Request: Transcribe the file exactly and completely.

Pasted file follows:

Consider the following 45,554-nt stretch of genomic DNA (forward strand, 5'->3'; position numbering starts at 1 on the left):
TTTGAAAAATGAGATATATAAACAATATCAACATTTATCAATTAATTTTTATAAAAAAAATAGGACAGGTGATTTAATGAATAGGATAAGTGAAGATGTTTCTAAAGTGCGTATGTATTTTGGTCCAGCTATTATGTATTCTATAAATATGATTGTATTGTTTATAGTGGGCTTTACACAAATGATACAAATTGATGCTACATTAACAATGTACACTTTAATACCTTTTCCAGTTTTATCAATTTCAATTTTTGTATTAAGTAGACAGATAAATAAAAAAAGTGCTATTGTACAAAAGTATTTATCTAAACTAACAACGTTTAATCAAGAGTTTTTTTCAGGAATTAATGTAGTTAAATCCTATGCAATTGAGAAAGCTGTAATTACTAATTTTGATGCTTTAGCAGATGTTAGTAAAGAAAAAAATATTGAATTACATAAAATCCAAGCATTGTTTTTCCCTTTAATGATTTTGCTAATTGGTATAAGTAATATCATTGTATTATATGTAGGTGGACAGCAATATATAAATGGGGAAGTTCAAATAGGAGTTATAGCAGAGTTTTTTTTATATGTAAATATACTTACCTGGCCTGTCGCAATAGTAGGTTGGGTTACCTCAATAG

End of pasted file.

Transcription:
Consider the following 45,554-nt stretch of genomic DNA (forward strand, 5'->3'; position numbering starts at 1 on the left):
TTTGAAAAATGAGATATATAAACAATATCAACATTTATCAATTAATTTTTATAAAAAAAATAGGACAGGTGATTTAATGAATAGGATAAGTGAAGATGTTTCTAAAGTGCGTATGTATTTTGGTCCAGCTATTATGTATTCTATAAATATGATTGTATTGTTTATAGTGGGCTTTACACAAATGATACAAATTGATGCTACATTAACAATGTACACTTTAATACCTTTTCCAGTTTTATCAATTTCAATTTTTGTATTAAGTAGACAGATAAATAAAAAAAGTGCTATTGTACAAAAGTATTTATCTAAACTAACAACGTTTAATCAAGAGTTTTTTTCAGGAATTAATGTAGTTAAATCCTATGCAATTGAGAAAGCTGTAATTACTAATTTTGATGCTTTAGCAGATGTTAGTAAAGAAAAAAATATTGAATTACATAAAATCCAAGCATTGTTTTTCCCTTTAATGATTTTGCTAATTGGTATAAGTAATATCATTGTATTATATGTAGGTGGACAGCAATATATAAATGGGGAAGTTCAAATAGGAGTTATAGCAGAGTTTTTTTTATATGTAAATATACTTACCTGGCCTGTCGCAATAGTAGGTTGGGTTACCTCAATAG